OpenJurist

849 F2d 609 Owens v. United States

849 F.2d 609

Carlton L. OWENS, Plaintiff-Appellant,
v.
UNITED STATES of America, Defendant-Appellee.

No. 87-5997.

United States Court of Appeals, Sixth Circuit.

June 16, 1988.

Unpublished Disposition
NOTICE: Sixth Circuit Rule 24(c) states that citation of unpublished dispositions is disfavored except for establishing res judicata, estoppel, or the law of the case and requires service of copies of cited unpublished dispositions of the Sixth Circuit.

Before ENGEL, Chief Judge, DAVID A. NELSON and RYAN, Circuit Judges.

PER CURIAM.

1

Appellant Carlton L. Owens appeals from two orders of Judge Julia S. Gibbons of the United States District Court for the Western District of Tennessee Western Division dismissing his action brought under the Federal Tort Claims Act (FTCA), 28 U.S.C. Sec. 2671 et seq.

2

Owens, a former federal employee at the Defense Logistics Agency in Memphis, Tennessee sustained back injuries at work during 1977 and 1978. Since he was no longer capable of continuing in his job, he was terminated and given temporary total disability benefits. However, the Department of Labor's Office of Workers' Compensation Programs (OWCP) terminated his benefits on June 24, 1978.

3

Owens then requested and received a hearing. The OWCP upheld the denial of benefits. However, the Employment Compensation Appeals Board (ECAB) remanded the case to the OWCP for further factual findings. After the OWCP reaffirmed the denial of benefits, the ECAB reversed the OWCP and ordered that benefits be restored. Owens did not begin to receive his benefits until December of 1985.

4

On August 22, 1986 Owens commenced this action in the district court, alleging that the United States had committed torts cognizable under the FTCA. His complaint stated that the United States was negligent in the processing of his claim; that it committed the state law torts of retaliatory discharge and outrageous conduct; and that it violated his right to due process of law.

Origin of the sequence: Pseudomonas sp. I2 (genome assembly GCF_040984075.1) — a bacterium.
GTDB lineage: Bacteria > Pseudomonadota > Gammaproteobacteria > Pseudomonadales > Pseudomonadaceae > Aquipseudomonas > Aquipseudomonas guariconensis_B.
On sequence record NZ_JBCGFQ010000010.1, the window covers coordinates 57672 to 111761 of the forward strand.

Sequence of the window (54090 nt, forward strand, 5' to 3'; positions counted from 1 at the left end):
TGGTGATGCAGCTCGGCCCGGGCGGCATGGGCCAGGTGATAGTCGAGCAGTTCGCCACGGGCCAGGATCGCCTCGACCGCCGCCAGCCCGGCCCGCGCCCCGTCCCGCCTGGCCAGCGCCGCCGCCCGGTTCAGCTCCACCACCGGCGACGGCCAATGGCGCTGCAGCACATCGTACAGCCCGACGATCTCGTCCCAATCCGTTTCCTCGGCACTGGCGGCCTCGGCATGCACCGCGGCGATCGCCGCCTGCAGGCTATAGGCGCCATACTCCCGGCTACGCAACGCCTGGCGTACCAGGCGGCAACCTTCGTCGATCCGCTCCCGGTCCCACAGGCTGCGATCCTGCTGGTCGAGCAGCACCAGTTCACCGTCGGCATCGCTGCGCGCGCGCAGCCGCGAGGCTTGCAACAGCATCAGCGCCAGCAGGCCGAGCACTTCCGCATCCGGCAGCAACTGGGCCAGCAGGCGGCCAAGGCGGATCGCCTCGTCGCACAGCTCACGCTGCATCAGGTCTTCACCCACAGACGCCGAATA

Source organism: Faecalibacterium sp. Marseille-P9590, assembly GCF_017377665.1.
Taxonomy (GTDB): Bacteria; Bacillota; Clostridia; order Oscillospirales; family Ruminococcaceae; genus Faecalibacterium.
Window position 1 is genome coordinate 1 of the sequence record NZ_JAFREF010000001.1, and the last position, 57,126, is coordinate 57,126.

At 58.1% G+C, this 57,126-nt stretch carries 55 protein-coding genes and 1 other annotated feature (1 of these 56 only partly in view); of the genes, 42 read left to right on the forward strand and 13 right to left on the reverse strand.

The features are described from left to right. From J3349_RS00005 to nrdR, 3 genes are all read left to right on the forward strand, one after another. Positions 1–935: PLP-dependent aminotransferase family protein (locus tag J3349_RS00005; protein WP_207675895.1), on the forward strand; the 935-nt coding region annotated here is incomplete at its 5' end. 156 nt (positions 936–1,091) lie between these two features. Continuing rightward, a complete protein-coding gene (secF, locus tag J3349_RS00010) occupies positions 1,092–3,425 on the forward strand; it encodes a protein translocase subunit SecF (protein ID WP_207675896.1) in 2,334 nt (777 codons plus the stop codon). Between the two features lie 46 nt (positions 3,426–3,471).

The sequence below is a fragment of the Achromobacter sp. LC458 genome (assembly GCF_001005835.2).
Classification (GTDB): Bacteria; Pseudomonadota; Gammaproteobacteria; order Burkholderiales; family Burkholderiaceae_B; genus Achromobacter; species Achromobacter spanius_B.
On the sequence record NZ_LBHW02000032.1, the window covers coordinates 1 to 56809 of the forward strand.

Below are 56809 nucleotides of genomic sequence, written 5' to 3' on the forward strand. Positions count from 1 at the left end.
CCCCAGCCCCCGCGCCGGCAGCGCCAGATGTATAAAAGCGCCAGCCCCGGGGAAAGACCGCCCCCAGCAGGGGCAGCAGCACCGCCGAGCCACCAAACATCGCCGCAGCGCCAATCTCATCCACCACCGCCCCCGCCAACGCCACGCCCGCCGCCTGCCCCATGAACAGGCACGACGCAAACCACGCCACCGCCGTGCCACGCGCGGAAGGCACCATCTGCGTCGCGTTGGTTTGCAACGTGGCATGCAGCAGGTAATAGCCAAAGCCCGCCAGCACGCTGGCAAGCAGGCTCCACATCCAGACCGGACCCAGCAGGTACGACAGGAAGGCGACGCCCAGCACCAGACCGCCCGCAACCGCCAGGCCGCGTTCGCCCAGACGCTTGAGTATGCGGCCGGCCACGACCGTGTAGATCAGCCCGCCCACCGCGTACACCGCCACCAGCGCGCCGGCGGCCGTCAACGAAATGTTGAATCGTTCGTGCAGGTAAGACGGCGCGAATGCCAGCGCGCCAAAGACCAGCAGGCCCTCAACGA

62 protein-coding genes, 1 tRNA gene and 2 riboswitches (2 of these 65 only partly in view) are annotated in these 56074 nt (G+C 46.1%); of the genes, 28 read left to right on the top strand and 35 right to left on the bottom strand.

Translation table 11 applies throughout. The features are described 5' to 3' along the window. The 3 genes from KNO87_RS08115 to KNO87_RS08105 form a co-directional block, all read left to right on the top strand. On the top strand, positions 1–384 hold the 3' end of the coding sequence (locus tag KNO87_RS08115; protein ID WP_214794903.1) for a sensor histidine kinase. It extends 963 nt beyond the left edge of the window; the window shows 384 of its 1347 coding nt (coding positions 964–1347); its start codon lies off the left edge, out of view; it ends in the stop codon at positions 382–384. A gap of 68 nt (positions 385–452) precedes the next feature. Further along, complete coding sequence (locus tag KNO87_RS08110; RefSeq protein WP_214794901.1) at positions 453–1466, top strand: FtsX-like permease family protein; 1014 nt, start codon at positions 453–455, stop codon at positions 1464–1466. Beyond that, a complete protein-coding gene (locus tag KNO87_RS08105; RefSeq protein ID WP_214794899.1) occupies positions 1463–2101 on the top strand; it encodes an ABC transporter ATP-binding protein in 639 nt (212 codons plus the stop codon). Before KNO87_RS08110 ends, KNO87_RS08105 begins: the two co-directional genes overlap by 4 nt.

5

The district court, in an order of partial dismissal on April 28, 1987, dismissed Owens' first three claims. The court held that his negligence claim was barred by the fact that the acts of the agents of the United States fell within the discretionary function exception to FTCA liability, as set out in United States v. S.A. Empressa de Viacao Aerea Rio Grandense (Varig Airlines), 467 U.S. 797 (1984). The court further held that Owens' state law claims were preempted by the elaborate protection afforded to discharged employees by civil service remedies.

6

The court dismissed Owens' remaining claim, based on a due process violation, in its opinion of August 26, 1987. The court held that the United States had not waived its sovereign immunity with respect to Owens' due process claim. Thus, the court held that it had no jurisdiction to hear the claim.

7

On appeal, Owens contends that (1) the government's motions to dismiss should have been treated as motions for summary judgment and, as such, should have been denied because of the existence of genuine issues of material fact; (2) the district court had subject matter jurisdiction over all of Owens' claims; (3) Owens' stated cognizable claims under the FTCA; (4) the district court erred in considering the discretionary function defense of the United States before hearing the merits of the case; and (5) neither the discretionary function defense not the exclusiveness of the civil service remedy preclude an FTCA suit for retaliatory discharge and outrageous conduct.

8

Upon a careful review of the briefs of the parties and of the record, we agree with the conclusion of United States District Judge Julia S. Gibbons as embodied in her two opinions filed in the district court on April 28, 1987 and August 26, 1987.

9

For the reasons stated therein, the judgment of the district court is AFFIRMED.